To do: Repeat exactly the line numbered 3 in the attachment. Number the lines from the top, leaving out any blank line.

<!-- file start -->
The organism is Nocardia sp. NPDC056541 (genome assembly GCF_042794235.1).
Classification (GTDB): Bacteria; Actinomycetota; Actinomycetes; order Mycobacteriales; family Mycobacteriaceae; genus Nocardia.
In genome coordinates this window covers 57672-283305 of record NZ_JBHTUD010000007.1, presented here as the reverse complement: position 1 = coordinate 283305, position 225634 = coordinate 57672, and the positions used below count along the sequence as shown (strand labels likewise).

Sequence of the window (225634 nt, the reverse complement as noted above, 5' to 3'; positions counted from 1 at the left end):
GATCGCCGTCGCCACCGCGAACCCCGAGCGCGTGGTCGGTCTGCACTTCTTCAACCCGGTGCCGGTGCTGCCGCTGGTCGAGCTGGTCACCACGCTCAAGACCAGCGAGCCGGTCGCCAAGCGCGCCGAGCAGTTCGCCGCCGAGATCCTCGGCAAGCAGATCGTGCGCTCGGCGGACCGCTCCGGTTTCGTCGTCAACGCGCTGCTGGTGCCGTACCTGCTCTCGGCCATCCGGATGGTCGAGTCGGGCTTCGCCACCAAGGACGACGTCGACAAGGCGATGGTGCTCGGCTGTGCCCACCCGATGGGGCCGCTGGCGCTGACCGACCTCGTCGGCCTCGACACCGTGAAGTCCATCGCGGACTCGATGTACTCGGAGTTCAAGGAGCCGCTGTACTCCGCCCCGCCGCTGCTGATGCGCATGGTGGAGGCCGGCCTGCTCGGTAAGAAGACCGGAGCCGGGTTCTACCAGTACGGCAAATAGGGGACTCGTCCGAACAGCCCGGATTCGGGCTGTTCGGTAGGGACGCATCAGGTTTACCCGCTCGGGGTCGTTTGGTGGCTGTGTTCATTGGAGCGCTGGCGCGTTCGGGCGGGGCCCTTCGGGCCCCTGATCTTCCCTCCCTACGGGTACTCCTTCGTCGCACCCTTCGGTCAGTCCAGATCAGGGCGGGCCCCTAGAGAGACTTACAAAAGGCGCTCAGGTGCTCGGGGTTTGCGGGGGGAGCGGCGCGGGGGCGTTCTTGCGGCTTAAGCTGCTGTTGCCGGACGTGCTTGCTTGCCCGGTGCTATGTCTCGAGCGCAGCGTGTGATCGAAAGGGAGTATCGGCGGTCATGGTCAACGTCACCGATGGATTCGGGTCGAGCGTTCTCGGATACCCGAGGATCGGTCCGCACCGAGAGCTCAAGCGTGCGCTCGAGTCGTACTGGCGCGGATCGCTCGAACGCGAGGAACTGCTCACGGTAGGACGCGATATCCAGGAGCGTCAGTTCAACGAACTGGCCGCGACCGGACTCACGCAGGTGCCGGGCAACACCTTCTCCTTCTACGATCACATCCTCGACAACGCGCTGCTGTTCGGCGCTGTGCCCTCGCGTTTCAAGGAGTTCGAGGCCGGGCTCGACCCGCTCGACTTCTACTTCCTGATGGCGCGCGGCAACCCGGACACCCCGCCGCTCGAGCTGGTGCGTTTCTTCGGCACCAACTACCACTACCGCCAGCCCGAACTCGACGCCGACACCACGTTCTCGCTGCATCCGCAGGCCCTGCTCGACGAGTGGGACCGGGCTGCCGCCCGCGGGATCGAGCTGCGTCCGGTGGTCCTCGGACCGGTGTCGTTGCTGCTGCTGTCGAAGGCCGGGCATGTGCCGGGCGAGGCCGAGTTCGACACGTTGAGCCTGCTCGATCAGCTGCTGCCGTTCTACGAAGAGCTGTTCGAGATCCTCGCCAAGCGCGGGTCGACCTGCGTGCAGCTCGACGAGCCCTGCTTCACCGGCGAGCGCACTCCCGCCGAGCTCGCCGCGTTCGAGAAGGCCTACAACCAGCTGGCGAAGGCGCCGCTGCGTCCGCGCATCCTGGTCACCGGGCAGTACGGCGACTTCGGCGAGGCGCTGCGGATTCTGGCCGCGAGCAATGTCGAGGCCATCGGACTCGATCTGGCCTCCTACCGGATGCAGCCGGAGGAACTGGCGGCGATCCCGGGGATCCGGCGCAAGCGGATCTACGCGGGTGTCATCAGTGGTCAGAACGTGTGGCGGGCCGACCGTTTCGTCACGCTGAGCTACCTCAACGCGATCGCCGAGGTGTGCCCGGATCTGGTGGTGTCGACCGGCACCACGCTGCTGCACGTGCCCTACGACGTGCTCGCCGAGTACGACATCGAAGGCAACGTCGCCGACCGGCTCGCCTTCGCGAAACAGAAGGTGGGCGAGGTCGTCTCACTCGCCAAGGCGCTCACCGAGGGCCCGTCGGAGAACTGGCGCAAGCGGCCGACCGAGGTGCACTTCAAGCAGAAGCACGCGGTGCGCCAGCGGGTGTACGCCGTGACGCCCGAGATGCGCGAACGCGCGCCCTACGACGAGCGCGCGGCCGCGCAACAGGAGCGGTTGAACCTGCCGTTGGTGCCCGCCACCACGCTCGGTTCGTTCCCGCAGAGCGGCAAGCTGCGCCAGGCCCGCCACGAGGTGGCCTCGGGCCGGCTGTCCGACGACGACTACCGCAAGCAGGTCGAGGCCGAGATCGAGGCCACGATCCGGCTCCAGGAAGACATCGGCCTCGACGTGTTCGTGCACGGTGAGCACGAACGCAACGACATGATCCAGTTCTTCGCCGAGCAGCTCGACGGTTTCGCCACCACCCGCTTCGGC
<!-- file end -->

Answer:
In genome coordinates this window covers 57672-283305 of record NZ_JBHTUD010000007.1, presented here as the reverse complement: position 1 = coordinate 283305, position 225634 = coordinate 57672, and the positions used below count along the sequence as shown (strand labels likewise).